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Morning Headlines: Sykes Set to Become Minority Leader; Racial Threats Ongoing at Toledo GM Plant

Photo of Emilia Sykes
Rep. Emilia Sykes of Akron

Here are your morning headlines for Friday, Jan. 18:

  • Rep. Emilia Sykes poised to become Ohio House minority leader;
  • Shutdown affects 7,000 Ohio workers;
  • Toledo GM workers say racial harassment is ongoing;
  • Cleveland women's march still on despite snowstorm;
  • Ohio Democrats join criticism against withdrawal from Syria;
  • Cleveland to expand summer programs to year-round;
  • NE Ohio to lose five Eat'n Park restaurants;

Rep. Emilia Sykes to become Ohio House minority leader
Democratic State Representative Emilia Sykes of Akron isreportedly set to becomeHouse minority leader. The Beacon Journal reports it's looking like House Democratic leadership will include three women — two of whom, including Sykes, are black. Sykes has been a state representative since 2014. The caucus will vote on leadership positions next week.

Shutdown affects 7,000 Ohio workers
Nearly 7,000 federal workers in Ohio are among the 800,000 affected by the government shutdown. Cleveland.com reports many of them continue working without pay. Prison workers along with TSA agents, Coast Guard and others are among those deemed essential and are required to report to work without pay. Area non-profits are also effected. The Beacon Journal reports that the Battered Women’s Shelter of Summit and Medina Counties has stopped buying supplies and suspended employee training because of the shutdown. Ohio Network of Children’s Advocacy Centers and other victims’ advocacy agencies are also suspending some activities due to a halt in federal funding.

Toledo GM workers say racial harassment is ongoing
Workers who sued General Motors after nooses and racist graffiti were found at a Toledo plant nearly two years ago are still facing racial harassment. Their attorney says just this week, one of the workers found a monkey doll and a racist drawing near his work station. Nine workers sued GM last April, saying the company didn't do enough to stop racial harassment that stretched over four years and included the discovery of five nooses in the spring of 2017. GM said Thursday it is taking the matter seriously and has taken several steps to address harassment at the plant, including mandatory training. It also said it's continuing to investigate but has not yet identified those responsible.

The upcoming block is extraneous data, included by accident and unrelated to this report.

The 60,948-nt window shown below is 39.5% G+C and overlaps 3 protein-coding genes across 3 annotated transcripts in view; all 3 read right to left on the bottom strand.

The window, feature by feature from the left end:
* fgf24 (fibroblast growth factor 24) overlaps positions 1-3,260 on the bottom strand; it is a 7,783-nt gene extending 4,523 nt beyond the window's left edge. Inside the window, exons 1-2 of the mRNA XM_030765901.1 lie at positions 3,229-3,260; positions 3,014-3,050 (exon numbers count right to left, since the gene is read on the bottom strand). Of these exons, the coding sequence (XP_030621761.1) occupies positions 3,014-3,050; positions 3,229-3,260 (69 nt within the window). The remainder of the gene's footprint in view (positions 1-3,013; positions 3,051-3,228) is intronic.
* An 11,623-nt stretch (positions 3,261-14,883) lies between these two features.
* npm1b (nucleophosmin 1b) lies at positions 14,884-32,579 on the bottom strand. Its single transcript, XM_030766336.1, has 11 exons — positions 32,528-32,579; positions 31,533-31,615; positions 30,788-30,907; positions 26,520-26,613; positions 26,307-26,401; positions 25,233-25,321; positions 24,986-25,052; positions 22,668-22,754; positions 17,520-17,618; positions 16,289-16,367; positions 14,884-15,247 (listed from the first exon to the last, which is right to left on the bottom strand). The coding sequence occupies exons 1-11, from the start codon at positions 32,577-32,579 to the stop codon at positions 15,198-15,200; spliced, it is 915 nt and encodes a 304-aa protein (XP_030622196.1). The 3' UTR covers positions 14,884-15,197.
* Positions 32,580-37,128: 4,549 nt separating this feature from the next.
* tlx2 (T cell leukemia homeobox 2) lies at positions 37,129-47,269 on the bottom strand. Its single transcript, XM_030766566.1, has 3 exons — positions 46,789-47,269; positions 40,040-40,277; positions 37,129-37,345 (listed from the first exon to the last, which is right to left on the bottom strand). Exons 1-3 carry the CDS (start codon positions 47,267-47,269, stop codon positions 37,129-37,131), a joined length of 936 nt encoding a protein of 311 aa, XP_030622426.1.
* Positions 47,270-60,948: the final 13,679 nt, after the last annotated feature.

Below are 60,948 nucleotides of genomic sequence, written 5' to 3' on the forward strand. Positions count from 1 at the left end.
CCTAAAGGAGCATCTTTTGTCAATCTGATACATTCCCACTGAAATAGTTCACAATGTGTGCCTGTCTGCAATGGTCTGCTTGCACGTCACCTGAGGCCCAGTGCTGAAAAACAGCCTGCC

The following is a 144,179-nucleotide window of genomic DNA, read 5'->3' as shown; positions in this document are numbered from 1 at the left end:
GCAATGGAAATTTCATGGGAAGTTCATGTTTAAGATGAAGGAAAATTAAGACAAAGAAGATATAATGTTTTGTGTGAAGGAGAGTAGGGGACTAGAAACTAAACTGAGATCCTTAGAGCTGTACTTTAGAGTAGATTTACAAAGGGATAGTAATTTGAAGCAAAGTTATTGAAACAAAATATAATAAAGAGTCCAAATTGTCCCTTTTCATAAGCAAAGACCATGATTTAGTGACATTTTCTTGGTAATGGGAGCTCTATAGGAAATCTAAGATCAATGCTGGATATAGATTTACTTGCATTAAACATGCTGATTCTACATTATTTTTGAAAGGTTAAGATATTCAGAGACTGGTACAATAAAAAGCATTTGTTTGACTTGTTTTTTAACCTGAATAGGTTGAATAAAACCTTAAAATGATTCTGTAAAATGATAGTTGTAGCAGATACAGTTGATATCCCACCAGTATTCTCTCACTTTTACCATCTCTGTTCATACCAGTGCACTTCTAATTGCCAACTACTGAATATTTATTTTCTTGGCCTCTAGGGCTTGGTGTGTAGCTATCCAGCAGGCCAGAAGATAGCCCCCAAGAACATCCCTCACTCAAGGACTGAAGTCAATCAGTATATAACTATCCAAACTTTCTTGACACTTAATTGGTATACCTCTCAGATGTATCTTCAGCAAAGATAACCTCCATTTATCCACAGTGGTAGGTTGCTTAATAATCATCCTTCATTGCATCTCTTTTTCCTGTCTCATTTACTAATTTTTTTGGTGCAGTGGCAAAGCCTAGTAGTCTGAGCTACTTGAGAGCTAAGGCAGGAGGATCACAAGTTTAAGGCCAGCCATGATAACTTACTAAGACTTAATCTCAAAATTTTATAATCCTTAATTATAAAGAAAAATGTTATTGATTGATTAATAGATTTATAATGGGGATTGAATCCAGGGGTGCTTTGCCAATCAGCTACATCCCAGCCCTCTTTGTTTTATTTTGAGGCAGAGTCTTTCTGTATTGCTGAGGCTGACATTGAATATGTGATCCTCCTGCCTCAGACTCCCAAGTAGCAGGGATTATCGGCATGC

Cleveland women's march still on despite snowstorm
Organizers of the Cleveland women's march say the event is still on for tomorrow despite the expected snowstorm. It begins at 11 a.m. at Public Square with speeches from Tamir Rice’s mother, Samaria Rice as well as local and state elected officials. About 9,000 people have said they’re interested in attending the event on Facebook. Akron is hosting a similar event tomorrow beginning with an 11 a.m. rally at the John F. Seiberling Federal Building on South Main Street. It will include a reenactment of abolitionist Sojourner Truth's speech at the 1851 Ohio Women's Rights Convention.

Ohio Democrats join criticism against withdrawal from Syria
Ohio Democrats are part of a bipartisan barrage of criticism over President Donald Trump’s decision to withdraw U.S. troops from Syria. Rep. Marcy Kaptur of Toledo sent a sharply worded letter Wednesday to Trump and National Security Adviser John Bolton for what she calls a “unilateral change in strategy” in Syria, which she says has “emboldened” ISIS. Two American soldiers and two American civilians died in an ISIS attack Wednesday. Sen. Sherrod Brown says “the attack underscores the need for the president to present the American people with a clear plan for the region.”

Cleveland to expand summer programs to year-round
Cleveland plans to expand its summer youth programs year-round. Cleveland.com reports programming in the city’s 22 recreation centers will soon include more opportunities for young adults, including internships. The programs will target job preparedness, leadership, the performing arts and help improve social, emotional and cognitive skills.

NE to lose five Eat'n Park restaurants
Northeast Ohio will say goodbye to five Eat’n Park restaurants. The Pennsylvania-based chain says the closings next month include locations in Akron, Cuyahoga Falls and Medina Township. It's focusing instead on its burger and salad eatery, Hello Bistro, with one planned at Summit Mall. The roughly 200 employees affected can transfer to another location or receive severance.

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